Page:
I would consider myself a strong supporter of innovation, which probably explains why I enjoy the TV show, Shark Tank, where Australian entrepreneurs come to pitch their business ideas to a panel of self-made investors.

The program is a tangible reminder of the ingenuity that many Australians possess and our capacity to apply it to solve everyday problems. Some of the technology inventions showcased each week, including one by a 14-year-old boy, give me confidence that Australia can harness innovation to drive prosperity.

However, a capacity for innovation is just a starting point. We must ensure that we don’t just innovate for the sake of it, but that we balance creative licence with ethics and accountability to deliver “responsible innovation”.

It’s also essential that our governments provide the right legislative frameworks and incentives to encourage and enable this level of creativity, from the education we provide our children right through to the way we encourage and support entrepreneurial development.

Just last week, Atlassian co-founder Mike Cannon-Brookes took issue with the government’s $100 million cap on R&D expenditure, calling it a “short-sighted” policy. “Logically it doesn’t make any sense. Surely we want to promote R&D and innovation; why would we want to restrict that?” he asked. For Atlassian, a true Australian success story that is about to list on the New York Stock Exchange, R&D has always been integral to its growth and development.

Cannon-Brookes believes entrepreneurs and technology will be the only source of true job growth in the next 20 or 30 years. Given that he and co-founder Scott Farquhar built their business from nothing to a current valuation of $3.3 billion in just 12 years, he’s probably worth listening to. Imagine the possibilities if we had just a few more Atlassians. Atlassian has built its success on a foundation of encouraging creativity, commitment to quality and exceptional service. Its ShipIt Days, where staff have 24 hours to work on a project of their own choosing and compete for awards, are legendary.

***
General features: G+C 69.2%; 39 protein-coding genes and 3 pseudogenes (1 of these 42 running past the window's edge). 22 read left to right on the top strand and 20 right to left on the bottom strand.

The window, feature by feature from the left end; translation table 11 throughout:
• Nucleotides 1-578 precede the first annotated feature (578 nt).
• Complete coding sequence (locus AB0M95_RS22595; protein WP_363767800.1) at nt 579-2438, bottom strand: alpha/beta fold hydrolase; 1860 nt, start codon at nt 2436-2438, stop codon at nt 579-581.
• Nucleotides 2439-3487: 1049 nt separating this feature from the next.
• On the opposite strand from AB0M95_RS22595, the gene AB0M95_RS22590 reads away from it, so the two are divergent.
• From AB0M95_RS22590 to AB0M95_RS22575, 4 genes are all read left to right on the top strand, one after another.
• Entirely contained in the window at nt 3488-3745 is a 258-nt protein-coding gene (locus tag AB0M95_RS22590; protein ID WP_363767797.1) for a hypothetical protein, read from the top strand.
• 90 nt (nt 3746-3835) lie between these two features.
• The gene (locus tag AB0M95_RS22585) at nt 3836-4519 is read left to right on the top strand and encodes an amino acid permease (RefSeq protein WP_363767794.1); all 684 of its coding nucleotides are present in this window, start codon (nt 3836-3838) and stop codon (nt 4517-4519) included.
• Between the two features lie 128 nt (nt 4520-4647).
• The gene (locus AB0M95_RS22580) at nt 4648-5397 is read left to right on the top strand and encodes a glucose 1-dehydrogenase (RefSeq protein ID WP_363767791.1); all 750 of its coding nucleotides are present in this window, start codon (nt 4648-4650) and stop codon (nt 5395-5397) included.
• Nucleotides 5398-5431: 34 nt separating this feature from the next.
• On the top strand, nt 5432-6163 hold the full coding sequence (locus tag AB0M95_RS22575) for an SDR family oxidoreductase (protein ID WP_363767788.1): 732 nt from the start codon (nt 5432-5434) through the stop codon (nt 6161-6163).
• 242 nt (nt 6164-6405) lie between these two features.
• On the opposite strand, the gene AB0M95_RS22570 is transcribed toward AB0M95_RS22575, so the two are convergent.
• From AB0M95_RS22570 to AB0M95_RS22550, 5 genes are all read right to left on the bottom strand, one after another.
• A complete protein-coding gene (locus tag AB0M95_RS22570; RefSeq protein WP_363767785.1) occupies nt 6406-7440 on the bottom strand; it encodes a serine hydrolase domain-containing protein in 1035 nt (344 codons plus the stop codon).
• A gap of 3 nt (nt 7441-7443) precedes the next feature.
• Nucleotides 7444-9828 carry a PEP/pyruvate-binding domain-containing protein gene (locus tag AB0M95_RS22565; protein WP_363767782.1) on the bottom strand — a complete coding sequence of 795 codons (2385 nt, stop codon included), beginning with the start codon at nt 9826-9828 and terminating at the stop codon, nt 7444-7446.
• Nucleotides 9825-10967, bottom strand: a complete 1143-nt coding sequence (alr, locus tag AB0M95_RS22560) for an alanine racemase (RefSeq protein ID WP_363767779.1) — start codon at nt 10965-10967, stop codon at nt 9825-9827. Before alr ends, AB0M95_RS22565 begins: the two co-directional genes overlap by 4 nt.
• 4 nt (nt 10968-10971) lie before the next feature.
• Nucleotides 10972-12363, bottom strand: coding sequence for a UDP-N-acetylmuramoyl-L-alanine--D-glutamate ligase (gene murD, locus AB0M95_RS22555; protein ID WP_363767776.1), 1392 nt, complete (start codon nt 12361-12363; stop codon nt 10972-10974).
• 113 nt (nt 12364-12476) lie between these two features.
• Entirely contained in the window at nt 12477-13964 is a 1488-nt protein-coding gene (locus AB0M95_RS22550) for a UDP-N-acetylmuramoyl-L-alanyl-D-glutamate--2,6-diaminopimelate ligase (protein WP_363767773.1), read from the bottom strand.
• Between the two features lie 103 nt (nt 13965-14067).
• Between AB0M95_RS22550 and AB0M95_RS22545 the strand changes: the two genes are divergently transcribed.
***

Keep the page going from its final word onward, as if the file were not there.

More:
Finding the right balance between innovation that responds to the changing needs of a business and the disciplines required for effective IT management is a significant challenge for many CIOs and has given rise to a new buzzword, Bimodal IT.

The brainchild of Gartner, Bimodal IT advocates that a business operate two distinct ICT teams: one focused on traditional ICT, which deals with larger vendors and issues requiring stability and efficiency, while the other takes a more agile or experimental approach to deliver rapid innovations. According to Gartner vice-president Dave Aron, the second group should be populated by “young turks whose attitude is, ‘if it ain’t broke, break it”.

I’m totally comfortable with this proposition with just one caveat. Someone must take responsibility for “breaking it”. That someone must have an awareness of social, ethical and legal implications, and be prepared to hold themselves accountable. Otherwise, I seriously question the wisdom of potentially throwing out “traditional” approaches to governance and risk that protect organisations and their shareholders from harm.

As qualified ICT professionals, ACS members stand for technical competence, ethical practice, professional principles and conduct, which all combine to ensure the highest possible standards of performance in the Bimodal IT model.

While digital disruption is a reality and businesses need to respond both quickly and flexibly to changing market conditions, it is essential that we do so in a way that is also responsible and consider the limitations posed by issues such as privacy, security and the need to mitigate risk. I’m interested in your thoughts. Is Bimodal IT the way of the future or just another buzzword? E-mail brenda.aynsley@acs.org.au.

This article appeared first in The Australian on Tuesday, March 3, 2015.